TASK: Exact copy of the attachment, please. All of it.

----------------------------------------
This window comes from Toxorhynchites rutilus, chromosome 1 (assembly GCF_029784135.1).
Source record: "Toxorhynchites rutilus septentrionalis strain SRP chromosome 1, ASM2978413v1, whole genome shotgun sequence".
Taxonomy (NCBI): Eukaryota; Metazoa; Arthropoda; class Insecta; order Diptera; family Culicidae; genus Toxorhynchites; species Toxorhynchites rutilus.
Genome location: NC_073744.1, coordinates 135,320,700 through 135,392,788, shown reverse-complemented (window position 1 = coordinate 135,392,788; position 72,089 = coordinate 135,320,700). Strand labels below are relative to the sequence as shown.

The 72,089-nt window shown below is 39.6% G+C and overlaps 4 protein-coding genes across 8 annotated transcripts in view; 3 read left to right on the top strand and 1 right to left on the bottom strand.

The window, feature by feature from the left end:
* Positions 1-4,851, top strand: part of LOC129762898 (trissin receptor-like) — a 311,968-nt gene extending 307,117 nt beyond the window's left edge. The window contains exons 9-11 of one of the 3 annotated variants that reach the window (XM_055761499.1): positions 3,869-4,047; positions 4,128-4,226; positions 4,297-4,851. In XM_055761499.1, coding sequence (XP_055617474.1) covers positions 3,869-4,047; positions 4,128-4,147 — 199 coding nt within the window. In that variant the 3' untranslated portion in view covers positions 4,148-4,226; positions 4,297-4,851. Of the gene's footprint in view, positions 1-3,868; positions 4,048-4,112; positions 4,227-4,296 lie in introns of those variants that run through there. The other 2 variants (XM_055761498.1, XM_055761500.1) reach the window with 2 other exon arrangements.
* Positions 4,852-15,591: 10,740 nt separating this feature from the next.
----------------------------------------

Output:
This window comes from Toxorhynchites rutilus, chromosome 1 (assembly GCF_029784135.1).
Source record: "Toxorhynchites rutilus septentrionalis strain SRP chromosome 1, ASM2978413v1, whole genome shotgun sequence".
Taxonomy (NCBI): Eukaryota; Metazoa; Arthropoda; class Insecta; order Diptera; family Culicidae; genus Toxorhynchites; species Toxorhynchites rutilus.
Genome location: NC_073744.1, coordinates 135,320,700 through 135,392,788, shown reverse-complemented (window position 1 = coordinate 135,392,788; position 72,089 = coordinate 135,320,700). Strand labels below are relative to the sequence as shown.

The 72,089-nt window shown below is 39.6% G+C and overlaps 4 protein-coding genes across 8 annotated transcripts in view; 3 read left to right on the top strand and 1 right to left on the bottom strand.

The window, feature by feature from the left end:
* Positions 1-4,851, top strand: part of LOC129762898 (trissin receptor-like) — a 311,968-nt gene extending 307,117 nt beyond the window's left edge. The window contains exons 9-11 of one of the 3 annotated variants that reach the window (XM_055761499.1): positions 3,869-4,047; positions 4,128-4,226; positions 4,297-4,851. In XM_055761499.1, coding sequence (XP_055617474.1) covers positions 3,869-4,047; positions 4,128-4,147 — 199 coding nt within the window. In that variant the 3' untranslated portion in view covers positions 4,148-4,226; positions 4,297-4,851. Of the gene's footprint in view, positions 1-3,868; positions 4,048-4,112; positions 4,227-4,296 lie in introns of those variants that run through there. The other 2 variants (XM_055761498.1, XM_055761500.1) reach the window with 2 other exon arrangements.
* Positions 4,852-15,591: 10,740 nt separating this feature from the next.